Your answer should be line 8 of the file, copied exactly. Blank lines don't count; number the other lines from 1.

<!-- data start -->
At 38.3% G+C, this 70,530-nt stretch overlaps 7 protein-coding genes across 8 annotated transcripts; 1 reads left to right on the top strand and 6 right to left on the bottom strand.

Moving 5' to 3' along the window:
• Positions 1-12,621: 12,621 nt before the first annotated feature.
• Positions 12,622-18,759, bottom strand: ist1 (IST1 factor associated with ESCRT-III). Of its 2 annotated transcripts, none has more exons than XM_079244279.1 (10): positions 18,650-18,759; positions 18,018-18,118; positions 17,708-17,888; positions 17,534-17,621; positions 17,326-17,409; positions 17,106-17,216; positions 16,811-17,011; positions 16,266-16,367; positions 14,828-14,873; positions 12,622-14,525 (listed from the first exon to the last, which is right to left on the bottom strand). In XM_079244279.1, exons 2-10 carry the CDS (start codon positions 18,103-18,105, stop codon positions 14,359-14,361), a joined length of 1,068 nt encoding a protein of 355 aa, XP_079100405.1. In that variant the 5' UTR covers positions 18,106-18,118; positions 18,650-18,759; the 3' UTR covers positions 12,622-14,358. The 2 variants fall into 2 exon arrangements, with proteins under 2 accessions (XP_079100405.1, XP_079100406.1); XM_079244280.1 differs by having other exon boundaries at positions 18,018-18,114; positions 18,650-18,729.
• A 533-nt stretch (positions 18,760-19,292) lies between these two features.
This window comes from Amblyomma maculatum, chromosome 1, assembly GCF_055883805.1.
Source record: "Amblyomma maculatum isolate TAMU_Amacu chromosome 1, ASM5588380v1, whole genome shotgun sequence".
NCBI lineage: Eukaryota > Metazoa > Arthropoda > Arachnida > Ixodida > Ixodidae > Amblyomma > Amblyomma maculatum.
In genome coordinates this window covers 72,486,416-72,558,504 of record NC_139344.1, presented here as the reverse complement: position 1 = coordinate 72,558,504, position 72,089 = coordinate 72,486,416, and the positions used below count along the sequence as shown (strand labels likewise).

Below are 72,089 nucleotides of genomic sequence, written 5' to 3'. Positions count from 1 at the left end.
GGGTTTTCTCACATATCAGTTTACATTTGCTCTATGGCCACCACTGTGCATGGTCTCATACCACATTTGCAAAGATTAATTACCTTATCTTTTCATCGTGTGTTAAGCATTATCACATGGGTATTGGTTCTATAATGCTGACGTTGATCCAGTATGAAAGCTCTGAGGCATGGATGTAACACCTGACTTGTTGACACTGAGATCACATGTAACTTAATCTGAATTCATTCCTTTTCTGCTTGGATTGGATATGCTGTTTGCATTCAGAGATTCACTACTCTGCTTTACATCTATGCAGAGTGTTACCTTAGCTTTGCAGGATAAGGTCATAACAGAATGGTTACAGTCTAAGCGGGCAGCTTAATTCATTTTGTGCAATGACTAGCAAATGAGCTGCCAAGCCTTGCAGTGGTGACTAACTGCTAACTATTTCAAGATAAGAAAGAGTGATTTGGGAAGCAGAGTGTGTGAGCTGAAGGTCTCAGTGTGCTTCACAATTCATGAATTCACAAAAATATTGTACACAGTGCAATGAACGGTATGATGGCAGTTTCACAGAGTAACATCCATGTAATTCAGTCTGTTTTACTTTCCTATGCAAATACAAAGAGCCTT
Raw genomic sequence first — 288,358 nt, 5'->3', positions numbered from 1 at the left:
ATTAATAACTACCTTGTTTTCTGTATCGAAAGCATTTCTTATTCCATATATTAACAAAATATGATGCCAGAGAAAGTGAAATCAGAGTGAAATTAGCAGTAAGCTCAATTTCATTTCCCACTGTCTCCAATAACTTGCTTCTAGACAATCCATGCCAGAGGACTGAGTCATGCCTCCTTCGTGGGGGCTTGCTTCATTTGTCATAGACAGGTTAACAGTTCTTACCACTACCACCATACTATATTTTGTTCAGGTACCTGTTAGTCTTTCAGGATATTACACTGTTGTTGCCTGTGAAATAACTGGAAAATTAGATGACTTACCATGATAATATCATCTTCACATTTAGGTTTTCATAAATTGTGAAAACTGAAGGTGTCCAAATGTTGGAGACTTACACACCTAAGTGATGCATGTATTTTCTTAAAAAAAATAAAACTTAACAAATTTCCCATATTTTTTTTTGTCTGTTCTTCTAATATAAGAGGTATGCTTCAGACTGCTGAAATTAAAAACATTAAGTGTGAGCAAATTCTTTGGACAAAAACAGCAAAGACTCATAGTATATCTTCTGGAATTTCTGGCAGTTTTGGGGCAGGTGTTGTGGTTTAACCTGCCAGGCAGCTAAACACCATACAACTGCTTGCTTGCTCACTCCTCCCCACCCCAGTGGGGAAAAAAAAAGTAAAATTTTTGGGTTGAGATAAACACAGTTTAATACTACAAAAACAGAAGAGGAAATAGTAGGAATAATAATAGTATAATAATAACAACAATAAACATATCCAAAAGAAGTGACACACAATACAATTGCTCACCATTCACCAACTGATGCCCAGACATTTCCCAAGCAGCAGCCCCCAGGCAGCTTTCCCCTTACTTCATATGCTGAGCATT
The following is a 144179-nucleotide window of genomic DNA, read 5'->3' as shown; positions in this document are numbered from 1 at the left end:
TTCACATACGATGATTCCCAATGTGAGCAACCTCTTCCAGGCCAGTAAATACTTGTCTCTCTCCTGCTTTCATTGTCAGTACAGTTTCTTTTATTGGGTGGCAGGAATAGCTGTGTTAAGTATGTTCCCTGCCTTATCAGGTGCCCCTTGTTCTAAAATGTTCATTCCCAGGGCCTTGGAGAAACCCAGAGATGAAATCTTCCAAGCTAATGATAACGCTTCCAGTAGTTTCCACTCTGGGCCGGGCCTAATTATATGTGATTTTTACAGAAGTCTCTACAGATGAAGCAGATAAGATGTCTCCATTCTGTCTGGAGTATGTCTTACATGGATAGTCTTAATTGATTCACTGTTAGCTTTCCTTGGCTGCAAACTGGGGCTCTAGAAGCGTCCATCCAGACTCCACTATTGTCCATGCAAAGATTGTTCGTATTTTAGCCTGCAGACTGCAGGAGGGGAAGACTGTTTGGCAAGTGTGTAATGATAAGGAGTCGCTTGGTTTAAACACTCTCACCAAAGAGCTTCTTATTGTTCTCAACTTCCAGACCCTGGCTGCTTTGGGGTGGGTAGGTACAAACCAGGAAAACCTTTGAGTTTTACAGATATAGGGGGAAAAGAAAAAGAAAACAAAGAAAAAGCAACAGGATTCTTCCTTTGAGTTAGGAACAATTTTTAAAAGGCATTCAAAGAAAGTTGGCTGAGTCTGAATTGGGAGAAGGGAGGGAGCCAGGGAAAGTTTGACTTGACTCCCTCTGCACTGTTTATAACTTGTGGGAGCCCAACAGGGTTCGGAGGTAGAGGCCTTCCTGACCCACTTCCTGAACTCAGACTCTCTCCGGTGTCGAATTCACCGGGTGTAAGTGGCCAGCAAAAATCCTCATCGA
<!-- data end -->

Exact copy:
NCBI lineage: Eukaryota > Metazoa > Arthropoda > Arachnida > Ixodida > Ixodidae > Amblyomma > Amblyomma maculatum.